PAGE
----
Since the bullets are already seated when you perform the steps separately, I’ll remove the seating stem from my seating and crimping die so there is one less variable to worry about. A taper crimp is easy. The biggest problem that new taper-crimpers face is applying too much crimp. All that’s really necessary is to apply just enough crimp to remove the belling from the cartridge case after a bullet is seated. Think of a proper taper crimp as just making the walls of the case straight and parallel again.

We’ll get to crimping problems in that upcoming article, but for now, go with the “less is more” strategy. Don’t try to over crimp. Heavy crimping sounds logical but actually leads to bad things.

The basic process is simple.

1. Make sure you have the right shell holder in your reloading press.
2. Insert a cartridge with a seated bullet in place.
3. Raise the piston of your press all the way up.
4. Now, screw the seating die body into the press until you feel it contact the mouth of the case.
5. Check your particular die instructions as those will give you some guidance on how much to tighten the die once you feel it hit the cartridge case mouth. Usually, you will only tighten it an additional ¼ of a turn to achieve the desired crimp.

Remove and visually inspect your crimped cartridge to make sure it’s what you wanted. You can also use your calipers to double check the diameter of the case mouth area to make sure it’s correct for the caliber you are reloading. Your reloading manual will provide that dimension.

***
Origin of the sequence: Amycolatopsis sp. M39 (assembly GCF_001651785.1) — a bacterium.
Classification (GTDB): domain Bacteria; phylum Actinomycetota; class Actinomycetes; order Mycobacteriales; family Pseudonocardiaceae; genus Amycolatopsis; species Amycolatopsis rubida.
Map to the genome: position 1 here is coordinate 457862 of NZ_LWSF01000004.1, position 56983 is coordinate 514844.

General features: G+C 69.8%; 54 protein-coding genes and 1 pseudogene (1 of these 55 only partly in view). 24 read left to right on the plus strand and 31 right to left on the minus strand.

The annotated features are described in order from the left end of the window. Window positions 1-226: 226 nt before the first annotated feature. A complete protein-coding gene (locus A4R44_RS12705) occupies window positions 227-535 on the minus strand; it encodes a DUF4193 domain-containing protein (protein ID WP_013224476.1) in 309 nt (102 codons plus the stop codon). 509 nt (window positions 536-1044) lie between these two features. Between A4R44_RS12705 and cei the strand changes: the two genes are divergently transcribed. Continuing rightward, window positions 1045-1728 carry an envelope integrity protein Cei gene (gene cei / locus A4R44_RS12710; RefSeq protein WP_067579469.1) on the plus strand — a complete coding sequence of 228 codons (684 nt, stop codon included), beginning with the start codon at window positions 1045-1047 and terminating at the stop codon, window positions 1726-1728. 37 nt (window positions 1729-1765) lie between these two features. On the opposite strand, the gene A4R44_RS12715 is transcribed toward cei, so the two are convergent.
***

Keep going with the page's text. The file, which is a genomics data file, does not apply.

This .45 ACP seating and crimping die produces a taper crimp. The inside of the die body reshapes the case mouth back to proper size.

This .45 ACP seating and crimping die produces a taper crimp. The inside of the die body reshapes the case mouth back to proper size.

The steps to roll crimp are the same as those for taper crimping, but the result is different. Instead of just trying to remove the flare in the cartridge case mouth, we actually want to drive the edges of the case mouth into the cannelure grooves of the bullet. You’ll see, and use, roll crimping a lot on rimmed cartridges like .357 Magnum or .44 Magnum. We want the bullets in those cartridges to stay put and not move farther into the case or start to creep out of the case. The roll crimp helps prevent that.

The logic of crimping, or not crimping, gets a little wonky when it comes to bottleneck rifle cartridges.

Here’s why. When a bottleneck rifle cartridge is resized, the inside of the case mouth is expanded at the same time that the exterior of the case is resized. There is not a separate belling step that flares out the mouth of the case as there is with a straight walled cartridge. The resizing opens up the entire cylindrical shaped area of the case neck evenly. Since there’s not a flare at the very end, there is no need to close the flare. So, normally, there is no need to perform a separate crimping step with a bottleneck rifle cartridge.